(440) 937-9134

‘Tis the season for wrapping presents, enjoying hot chocolate, and battling winter storms.

As residents of the Greater Cleveland area, heavy snowfall and ice are nothing new to us; and because of lake-effect, we tend to take a more substantial beating than the rest of our home state. We deal with these frigid gales every year, and this year will be no different.

While we’re all fully aware of the impending storms, not taking precautions can lead to disastrous results. Just last year, there were 31 deaths from cold weather alone.

There are a few precautions we can take to stay safe during the winter season.

 

Safety Tips for Winter Storms

Pay attention to weather updates

News channels and weather apps will often use winter storm terms that you should watch out for:

  • Outlook: Conditions can potentially worsen over the next two to five days, so keep an eye on updates.
  • Watch: Storm conditions may develop over the next 36 to 48 hours.
  • Advisory: Conditions are expected to cause some inconvenience and hazards if you do not take precautions.
  • Winter Storm Warning: Severe conditions are happening or will begin within 24 hours – take all safety precautions.
  • Blizzard Warning: High winds combined with heavy/blowing snow is reducing visibility and is expected to last for more than three hours.

If you see any of these words used during a weather update, don’t ignore them. These warnings are giving you an advanced notice to prepare your home and family from potentially hazardous conditions.

Have an emergency plan in place

Even with plenty of preparation, emergencies are still bound to happen. The best solution is to plan for the worst, so when something does happen, you know what to do.

If you don’t have an emergency plan already, the Red Cross has guides to help you and your family create one.

Keep your pipes from freezing

Unfortunately, when water freezes, it expands. This can be detrimental to your water pipes. They can quickly freeze in winter conditions due to lack of insulation.

You’ll want to close any valves directing water to outside spigots. If you have supply lines running through your garage, keep your garage door closed. 

When the temperature drops too low, let each of your faucets drip cold water. This keeps the water flowing through the pipes just enough to keep them from freezing. And if you plan on leaving your home for an extended period of time when storms are possible, do not set your thermostat below 55°F.

Make sure your heating unit is up to date

If you haven’t had your heating unit inspected in a while, do it. The last thing you want to experience is a heating failure during a blizzard.

Make sure your home is properly insulated

Any area where drafts can enter the home – windows, doors, etc. – should be adequately sealed. A quick re-caulking or adjustment to the weatherstripping will do the trick. 

You can also cover the inside of your windows with plastic lining for added protection from cold air leaking through window panes.

Take care when using space heaters

Space heaters are notorious for drawing a high amount of energy, so be aware of using them on the same circuit as other high-energy consuming appliances and electronics. Plugging too many into the same circuit can trip a breaker or fuse, potentially leaving you with no power during a winter storm.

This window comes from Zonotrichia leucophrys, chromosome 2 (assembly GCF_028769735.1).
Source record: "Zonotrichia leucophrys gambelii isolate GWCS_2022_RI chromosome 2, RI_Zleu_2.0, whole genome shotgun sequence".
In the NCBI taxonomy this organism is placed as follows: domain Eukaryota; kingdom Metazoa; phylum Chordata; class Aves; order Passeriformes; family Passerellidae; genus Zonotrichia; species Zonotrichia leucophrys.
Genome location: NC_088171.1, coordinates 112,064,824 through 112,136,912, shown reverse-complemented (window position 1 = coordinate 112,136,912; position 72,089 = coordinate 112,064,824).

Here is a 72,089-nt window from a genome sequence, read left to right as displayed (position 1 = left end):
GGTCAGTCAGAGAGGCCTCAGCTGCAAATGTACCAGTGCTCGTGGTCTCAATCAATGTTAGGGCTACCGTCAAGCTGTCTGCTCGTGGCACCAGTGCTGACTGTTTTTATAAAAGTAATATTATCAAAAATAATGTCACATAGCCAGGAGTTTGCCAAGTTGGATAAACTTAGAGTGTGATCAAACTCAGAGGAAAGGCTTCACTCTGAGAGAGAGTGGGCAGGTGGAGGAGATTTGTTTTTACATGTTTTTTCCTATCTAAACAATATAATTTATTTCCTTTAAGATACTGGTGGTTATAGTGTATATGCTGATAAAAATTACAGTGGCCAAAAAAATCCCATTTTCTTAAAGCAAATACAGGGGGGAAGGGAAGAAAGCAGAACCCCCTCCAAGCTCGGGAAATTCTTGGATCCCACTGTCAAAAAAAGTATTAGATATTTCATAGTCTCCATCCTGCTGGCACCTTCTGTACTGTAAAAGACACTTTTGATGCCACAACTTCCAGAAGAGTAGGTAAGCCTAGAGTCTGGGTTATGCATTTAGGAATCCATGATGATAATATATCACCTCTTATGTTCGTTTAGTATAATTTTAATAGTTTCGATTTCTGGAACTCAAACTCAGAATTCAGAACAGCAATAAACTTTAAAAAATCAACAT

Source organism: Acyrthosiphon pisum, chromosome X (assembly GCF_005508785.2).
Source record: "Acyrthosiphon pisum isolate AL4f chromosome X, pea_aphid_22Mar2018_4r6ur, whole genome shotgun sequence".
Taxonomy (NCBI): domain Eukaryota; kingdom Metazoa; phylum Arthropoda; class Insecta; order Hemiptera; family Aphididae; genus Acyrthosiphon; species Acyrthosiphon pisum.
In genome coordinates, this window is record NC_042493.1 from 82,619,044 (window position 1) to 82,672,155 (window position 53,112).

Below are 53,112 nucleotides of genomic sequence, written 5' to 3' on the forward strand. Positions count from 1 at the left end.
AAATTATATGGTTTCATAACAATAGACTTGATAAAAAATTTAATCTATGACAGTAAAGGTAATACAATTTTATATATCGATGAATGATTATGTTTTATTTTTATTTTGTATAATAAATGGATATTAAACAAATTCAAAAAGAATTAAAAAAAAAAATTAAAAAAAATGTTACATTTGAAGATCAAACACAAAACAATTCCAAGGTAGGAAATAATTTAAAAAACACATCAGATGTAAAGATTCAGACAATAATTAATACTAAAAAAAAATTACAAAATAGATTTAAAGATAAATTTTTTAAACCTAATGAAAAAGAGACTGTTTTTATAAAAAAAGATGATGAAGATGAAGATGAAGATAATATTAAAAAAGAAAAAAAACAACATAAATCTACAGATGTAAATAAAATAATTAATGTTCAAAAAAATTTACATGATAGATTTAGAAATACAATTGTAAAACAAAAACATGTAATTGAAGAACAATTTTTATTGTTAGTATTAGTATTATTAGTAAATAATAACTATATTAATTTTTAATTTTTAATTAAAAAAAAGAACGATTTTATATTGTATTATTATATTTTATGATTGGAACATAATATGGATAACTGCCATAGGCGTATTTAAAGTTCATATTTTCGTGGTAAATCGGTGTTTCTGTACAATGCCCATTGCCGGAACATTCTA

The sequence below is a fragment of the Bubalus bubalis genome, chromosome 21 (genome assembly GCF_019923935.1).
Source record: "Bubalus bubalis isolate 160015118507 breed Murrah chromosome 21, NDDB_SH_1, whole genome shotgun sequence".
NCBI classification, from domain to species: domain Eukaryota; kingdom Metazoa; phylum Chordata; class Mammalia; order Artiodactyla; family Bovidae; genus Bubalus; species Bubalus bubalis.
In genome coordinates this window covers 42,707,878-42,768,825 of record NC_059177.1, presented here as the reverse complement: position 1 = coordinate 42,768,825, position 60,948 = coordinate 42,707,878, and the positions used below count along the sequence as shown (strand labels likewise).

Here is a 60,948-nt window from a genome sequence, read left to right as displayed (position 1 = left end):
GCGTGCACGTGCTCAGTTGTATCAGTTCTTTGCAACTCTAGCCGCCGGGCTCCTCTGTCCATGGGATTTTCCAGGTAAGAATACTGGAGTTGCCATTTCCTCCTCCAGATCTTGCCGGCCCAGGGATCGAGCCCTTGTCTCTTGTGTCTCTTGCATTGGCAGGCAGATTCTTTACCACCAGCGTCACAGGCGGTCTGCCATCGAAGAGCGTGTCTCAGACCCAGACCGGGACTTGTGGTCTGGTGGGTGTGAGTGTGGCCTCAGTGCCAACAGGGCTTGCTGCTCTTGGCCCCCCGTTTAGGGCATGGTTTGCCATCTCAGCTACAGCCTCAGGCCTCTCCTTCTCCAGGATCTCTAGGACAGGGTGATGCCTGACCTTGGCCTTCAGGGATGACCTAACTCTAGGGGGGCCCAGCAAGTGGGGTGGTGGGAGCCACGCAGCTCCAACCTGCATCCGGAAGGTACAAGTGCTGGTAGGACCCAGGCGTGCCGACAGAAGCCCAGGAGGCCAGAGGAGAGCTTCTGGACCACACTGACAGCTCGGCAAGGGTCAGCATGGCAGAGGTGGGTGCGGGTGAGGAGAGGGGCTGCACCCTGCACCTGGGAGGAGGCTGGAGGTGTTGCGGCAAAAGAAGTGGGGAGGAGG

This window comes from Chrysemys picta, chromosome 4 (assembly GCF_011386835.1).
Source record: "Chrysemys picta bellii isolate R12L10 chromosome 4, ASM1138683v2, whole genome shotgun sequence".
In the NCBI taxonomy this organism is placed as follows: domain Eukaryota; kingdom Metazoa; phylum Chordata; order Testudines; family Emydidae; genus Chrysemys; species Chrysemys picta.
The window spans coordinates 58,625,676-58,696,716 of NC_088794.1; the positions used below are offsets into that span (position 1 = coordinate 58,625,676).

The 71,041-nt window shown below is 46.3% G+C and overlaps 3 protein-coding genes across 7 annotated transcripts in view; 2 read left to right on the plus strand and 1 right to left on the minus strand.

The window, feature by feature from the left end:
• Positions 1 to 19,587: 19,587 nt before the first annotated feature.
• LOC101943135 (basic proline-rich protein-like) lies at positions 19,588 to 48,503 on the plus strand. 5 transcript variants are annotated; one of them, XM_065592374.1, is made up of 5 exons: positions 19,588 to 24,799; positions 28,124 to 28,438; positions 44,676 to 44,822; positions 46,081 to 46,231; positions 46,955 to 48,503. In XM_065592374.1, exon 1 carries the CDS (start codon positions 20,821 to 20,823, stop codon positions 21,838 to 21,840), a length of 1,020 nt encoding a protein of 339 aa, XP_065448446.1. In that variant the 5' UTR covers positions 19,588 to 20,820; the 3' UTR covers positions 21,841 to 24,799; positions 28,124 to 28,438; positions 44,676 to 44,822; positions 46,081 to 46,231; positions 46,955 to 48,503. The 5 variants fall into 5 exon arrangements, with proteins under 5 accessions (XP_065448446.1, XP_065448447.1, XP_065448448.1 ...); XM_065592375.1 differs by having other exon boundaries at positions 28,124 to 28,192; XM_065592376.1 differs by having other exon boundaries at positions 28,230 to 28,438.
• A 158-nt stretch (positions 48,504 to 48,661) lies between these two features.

Lower your fuel consumption

Because storms can last for several days, fuels such as electricity and gas are in high demand. Turning down the temperature of your thermostat helps to conserve power.

Keep a backup generator nearby

Power failure is not at all uncommon during these winter storms – heavy snow or ice can knock out power lines, leaving you in the dark and possibly with no heat. Having a generator on hand can provide temporary power to your home, long enough for the storm to end and for the power companies to fix the issues.

Also, make sure to keep extra fuel at your disposal in case your power is out for an extended time. Fuel such as gasoline should be stored in a safety-rated can in a ventilated area, away from the generator. Before refueling, make sure the generator is shut off and has had time to cool down – pouring gasoline into a hot or active machine can ignite a fire.

Check the batteries in your smoke and CO detectors

CO detectors and generators go hand in hand. Backup generators should always be kept outside, away from the house, but it’s still best to err on the side of caution. Battery failure during a winter storm can be dangerous for your family, so start the season with fresh ones.

Avoid driving during a winter storm

Weather conditions can change and worsen with no notice. Heavy precipitation lowers visibility, and ice and accumulated snow lessens traction.

The U.S. Department of Transportation reports the annual average due to snow/sleet is 210,000+ crashes, nearly 56,000 injuries, and 739 deaths; icy pavement accounts for almost 152,000 accidents, 38,770 injuries, and 559 deaths. It’s best to stay off the roads and in your home when a winter storm arises to avoid becoming part of those statistics.

 

Winter storms can be intimidating, but a little precaution and planning can help you weather the best of them.

If you haven’t had your heating unit inspected this year, contact Stack for an evaluation.